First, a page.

Can Thailand Avoid Becoming a Modern-Day Atlantis?
Image Credit: Wikicommons

Can Thailand Avoid Becoming a Modern-Day Atlantis?


When Adri Verwey, a Dutch flood expert, arrived in Thailand in early October last year, the country was struggling to prevent a wall of water from flowing southwards to Bangkok. It was also struggling against itself.

Government departments were working alone – even sometimes against each other – and in charge was a weeks-old administration led by a relative unknown in Yingluck Shinawatra trying to protect the opposition-run capital.

“There were these political problems,” says Verwey, a consultant with Deltares, a Dutch institute specializing in flood solutions.

Contacted by Thai authorities through the Dutch Embassy in Bangkok, Verwey was soon taking charge of crisis meetings involving the new prime minister, the army and numerous ministries as they tried to plug leaking dykes and flush water out to sea via poorly maintained flood channels.

“With a good master plan this could have been foreseen and prevented,” he says. “That is the nature of human beings: Something has to happen before action is taken.”

So how well is the country prepared for next time?

Nearly a year on from Thailand’s worst disaster in living memory, and the fourth-costliest in the world ever at an estimated U.S. $45 billion, significant progress has been made, say flood experts including Verwey. But there is also still plenty to do.

In a key step, the government set up a super committee chaired by the Science and Technology Minister Plodprasop Suraswadi designed to oversee water management and connect all the moving parts, a major problem last year when the country’s two biggest dams were already 90-percent full when a series of tropical storms hit.

At the end of August, the cabinet allocated over U.S. $20 million for water management in addition to the funding that had already approved earlier this year. Part of the money will be spent on a national flood monitoring command center with the help of Dutch firm AGT International which has designed a similar system for the Yellow River in China.

The army spent three months dredging more than 500 kilometers of canals in Bangkok, more than 2,000 Thai civil servants have been sent to South Korea to learn from experts in Seoul and Thailand has in turn received similarly qualified Chinese in Bangkok.

Some of these measures are short-term and others – like the computerized flood command center – will take longer to get up and running.

In the meantime, the many factories that make up Thailand’s industrial heartland to the north of Bangkok have taken matters into their own hands.

Mostly positioned a matter of a few kilometers from the Chao Phraya River on its main flood plain, these industrial zones were wiped out one by one in October of last year as water levels reached four meters in some places disrupting production at the likes of Hitachi, Nikon, Sony and Honda.

Last week, bulldozers were putting the finishing touches to a reinforced wall around Hi-Tech Industrial Estate, defenses that have been replicated at a host of other manufacturing zones nearby. All are nearly complete.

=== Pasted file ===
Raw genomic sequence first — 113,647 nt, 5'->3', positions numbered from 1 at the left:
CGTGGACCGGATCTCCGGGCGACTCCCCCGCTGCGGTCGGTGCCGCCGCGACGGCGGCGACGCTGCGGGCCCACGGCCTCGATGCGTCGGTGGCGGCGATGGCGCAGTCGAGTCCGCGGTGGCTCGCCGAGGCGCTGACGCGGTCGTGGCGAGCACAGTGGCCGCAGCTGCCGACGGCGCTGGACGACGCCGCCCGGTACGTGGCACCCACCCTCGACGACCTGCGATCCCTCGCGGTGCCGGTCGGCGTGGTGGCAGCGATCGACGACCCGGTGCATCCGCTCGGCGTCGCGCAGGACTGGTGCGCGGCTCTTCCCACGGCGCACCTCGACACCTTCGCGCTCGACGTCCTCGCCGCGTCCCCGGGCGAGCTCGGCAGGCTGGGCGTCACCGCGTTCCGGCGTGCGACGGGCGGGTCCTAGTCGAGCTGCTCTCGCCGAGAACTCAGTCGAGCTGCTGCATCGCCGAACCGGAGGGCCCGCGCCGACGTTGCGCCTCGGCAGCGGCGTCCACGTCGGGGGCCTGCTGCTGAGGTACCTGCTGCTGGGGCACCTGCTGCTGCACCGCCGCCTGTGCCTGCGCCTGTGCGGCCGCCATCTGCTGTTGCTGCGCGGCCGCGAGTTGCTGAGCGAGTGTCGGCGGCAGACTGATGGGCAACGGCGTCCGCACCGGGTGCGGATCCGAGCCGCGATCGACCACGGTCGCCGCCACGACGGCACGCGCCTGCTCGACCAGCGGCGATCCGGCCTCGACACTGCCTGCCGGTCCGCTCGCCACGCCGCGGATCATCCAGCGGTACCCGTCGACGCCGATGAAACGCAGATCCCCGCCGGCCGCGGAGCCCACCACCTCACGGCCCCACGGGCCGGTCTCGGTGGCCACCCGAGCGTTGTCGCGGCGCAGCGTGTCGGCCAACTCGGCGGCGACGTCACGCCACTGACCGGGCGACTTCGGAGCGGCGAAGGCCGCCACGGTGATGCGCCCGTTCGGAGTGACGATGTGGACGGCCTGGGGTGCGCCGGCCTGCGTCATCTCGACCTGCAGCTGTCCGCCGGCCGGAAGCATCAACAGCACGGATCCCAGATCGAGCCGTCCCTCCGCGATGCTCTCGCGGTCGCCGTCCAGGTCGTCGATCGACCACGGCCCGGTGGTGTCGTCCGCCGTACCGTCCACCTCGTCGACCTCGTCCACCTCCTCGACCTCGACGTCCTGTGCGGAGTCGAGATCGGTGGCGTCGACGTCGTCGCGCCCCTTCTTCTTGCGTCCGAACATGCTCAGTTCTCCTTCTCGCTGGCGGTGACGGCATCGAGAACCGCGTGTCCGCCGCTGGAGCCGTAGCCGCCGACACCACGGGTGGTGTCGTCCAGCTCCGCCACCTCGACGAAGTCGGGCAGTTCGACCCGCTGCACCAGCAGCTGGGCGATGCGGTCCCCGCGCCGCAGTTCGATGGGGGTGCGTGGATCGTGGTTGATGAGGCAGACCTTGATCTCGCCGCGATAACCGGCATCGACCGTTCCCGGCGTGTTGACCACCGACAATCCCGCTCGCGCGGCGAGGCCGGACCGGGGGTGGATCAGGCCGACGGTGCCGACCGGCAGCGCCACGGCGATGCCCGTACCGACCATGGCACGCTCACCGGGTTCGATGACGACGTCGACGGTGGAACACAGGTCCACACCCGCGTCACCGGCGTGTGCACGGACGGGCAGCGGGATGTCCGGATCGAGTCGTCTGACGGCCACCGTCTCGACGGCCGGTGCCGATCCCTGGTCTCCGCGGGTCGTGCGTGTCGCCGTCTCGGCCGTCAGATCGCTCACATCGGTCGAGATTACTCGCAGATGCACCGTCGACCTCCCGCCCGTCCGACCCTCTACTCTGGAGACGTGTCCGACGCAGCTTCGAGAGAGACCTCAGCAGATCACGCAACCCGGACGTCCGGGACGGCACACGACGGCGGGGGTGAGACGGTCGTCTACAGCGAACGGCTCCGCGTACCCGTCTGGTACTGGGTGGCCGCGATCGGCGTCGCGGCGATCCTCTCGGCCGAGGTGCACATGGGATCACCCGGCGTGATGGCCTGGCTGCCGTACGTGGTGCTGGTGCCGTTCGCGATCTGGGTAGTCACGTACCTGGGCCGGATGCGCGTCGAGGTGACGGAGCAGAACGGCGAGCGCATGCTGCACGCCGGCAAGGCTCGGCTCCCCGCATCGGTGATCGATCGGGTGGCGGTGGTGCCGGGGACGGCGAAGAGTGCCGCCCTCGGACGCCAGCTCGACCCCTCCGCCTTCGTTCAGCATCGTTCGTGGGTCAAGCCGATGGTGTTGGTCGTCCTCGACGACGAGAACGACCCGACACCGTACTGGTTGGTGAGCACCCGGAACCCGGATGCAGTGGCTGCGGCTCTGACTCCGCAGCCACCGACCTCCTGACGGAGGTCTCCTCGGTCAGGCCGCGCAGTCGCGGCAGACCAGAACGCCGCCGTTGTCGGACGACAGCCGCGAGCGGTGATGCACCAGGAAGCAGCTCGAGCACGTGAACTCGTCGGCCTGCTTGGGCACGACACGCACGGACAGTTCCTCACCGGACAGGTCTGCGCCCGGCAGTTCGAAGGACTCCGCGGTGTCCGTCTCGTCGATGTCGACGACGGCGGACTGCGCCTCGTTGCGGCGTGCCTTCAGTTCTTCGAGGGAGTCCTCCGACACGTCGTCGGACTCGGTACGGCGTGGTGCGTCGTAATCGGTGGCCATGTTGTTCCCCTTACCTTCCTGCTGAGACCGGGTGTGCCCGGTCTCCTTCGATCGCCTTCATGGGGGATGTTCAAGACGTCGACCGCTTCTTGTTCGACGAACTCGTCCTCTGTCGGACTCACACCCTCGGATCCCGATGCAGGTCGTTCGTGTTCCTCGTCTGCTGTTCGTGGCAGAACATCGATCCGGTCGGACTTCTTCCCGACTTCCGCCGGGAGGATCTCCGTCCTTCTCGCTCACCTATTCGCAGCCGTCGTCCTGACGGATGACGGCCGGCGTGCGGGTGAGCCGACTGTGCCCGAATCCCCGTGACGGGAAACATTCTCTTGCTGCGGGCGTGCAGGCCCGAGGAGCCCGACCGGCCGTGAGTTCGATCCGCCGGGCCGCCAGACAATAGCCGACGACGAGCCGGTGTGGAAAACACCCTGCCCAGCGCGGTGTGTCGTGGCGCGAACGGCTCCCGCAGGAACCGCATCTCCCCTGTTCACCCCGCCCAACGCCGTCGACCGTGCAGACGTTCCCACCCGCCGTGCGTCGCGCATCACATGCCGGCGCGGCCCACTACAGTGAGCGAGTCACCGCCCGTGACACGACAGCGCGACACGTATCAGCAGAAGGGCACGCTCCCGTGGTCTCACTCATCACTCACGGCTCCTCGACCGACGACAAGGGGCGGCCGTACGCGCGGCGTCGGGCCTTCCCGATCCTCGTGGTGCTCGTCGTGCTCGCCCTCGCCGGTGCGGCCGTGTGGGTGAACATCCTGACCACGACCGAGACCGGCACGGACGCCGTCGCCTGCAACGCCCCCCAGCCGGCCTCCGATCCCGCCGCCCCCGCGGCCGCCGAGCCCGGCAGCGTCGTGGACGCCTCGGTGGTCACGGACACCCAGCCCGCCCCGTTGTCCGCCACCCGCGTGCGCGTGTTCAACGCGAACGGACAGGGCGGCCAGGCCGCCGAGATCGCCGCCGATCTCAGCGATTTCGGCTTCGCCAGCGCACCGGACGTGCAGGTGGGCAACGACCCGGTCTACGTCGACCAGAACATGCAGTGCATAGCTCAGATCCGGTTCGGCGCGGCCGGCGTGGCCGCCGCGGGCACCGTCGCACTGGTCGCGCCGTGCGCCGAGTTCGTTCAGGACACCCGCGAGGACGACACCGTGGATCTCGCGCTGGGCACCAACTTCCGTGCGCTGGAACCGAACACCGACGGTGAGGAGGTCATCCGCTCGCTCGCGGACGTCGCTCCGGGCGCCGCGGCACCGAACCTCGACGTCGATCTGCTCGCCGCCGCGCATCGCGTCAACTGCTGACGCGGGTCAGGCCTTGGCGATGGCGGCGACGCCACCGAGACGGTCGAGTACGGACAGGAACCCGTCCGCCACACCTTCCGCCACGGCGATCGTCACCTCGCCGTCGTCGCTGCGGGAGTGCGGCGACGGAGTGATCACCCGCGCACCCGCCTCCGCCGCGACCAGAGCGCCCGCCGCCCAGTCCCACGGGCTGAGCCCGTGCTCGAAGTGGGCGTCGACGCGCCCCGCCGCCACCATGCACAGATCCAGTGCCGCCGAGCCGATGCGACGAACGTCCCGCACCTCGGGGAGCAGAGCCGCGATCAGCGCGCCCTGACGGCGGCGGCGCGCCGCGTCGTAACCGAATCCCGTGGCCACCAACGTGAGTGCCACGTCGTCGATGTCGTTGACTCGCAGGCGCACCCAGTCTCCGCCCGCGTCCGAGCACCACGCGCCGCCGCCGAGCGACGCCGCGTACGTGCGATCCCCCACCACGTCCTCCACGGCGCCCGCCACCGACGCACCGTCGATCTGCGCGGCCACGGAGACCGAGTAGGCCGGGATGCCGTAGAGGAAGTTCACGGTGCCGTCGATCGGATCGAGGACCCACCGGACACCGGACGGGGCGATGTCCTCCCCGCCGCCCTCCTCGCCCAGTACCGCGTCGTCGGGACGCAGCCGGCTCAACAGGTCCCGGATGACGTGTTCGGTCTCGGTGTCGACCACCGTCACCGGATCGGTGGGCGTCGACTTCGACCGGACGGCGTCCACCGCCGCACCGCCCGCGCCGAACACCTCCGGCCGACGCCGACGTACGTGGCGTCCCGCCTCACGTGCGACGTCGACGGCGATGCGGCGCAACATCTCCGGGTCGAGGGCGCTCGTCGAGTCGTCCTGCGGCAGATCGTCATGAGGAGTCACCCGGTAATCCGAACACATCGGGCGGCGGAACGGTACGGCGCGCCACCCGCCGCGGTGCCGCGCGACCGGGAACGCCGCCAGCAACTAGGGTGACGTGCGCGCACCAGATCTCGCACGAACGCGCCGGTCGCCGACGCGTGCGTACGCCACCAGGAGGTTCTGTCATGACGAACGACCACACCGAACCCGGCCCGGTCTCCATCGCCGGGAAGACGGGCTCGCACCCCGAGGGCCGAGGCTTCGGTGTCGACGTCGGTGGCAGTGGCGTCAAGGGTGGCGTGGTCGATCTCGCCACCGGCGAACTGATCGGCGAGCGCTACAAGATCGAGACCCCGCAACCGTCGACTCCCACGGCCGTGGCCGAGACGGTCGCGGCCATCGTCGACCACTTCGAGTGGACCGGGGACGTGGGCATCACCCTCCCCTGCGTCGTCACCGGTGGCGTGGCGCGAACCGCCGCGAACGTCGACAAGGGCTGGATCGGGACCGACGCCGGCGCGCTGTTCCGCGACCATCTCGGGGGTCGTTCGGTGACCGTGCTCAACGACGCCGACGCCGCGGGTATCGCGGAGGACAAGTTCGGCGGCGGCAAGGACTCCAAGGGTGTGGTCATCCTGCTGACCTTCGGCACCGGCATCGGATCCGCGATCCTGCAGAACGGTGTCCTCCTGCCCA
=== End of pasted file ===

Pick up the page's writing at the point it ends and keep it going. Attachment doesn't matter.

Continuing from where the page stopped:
Vic Matthews
November 6, 2012 at 00:17

The article should have been titled "IS BANGKOK THE NEXT ATLANTIS?."  Not bad, although the exact effect of climate change has never been competently measured.  It is reflected by the ambiguity of the subject in the article.  Was this the 100-year perfect storm, the 250-year storm, government mismanagement or what?  It's confusing to me and the author's postulations are weak and undermine the argument.  
If you want to say it's climate change, go ahead and say it without contradicting yourself.  Although the author raises  valid points about the precarious state of Bangkok and surrounding economic estates it doesn't accomplish anything other than stir bogus fear.  Bangkok will sink into the swamp no doubt, just like other cities built on swamps like New Orleans and Venice.  And yet they are still cities…

Farang Cowboy
September 18, 2012 at 22:05

Nonsense. I've lived in Bkk for over a decade and was here for the flood.  The flood was caused by Government mismanagement. They were warned to drain the run off in the spring and they refused.  Now large amounts of the money that was supposed to go for projects to prevent this from happening again have ended up in certain politicians pockets.  The city may be below sea level but the officials are even lower.

September 16, 2012 at 21:44

It was the worst luck that a genuinely elected government for just one week had to battle with flood problems that had developed over 50 years of incompetent army rule.  Shiniwat will get slammed again this rainy season but some problems have no solution and Bangkok's geography/existence is one of them.  Bangkok may be the first of several urban centers that will have to pack up like a refugee.  This stress will not help Thailand's struggle to become a free country.

Nico Wojciechowski
September 10, 2012 at 16:06

Thailand needs to move the economic center out of Bangkok. Bangkok could stay still as the touristic capital of Thailand. 

Sin Lok
September 9, 2012 at 23:50

Damn it transfer those harddisk factory to somewhere high up I need an upgrade! 

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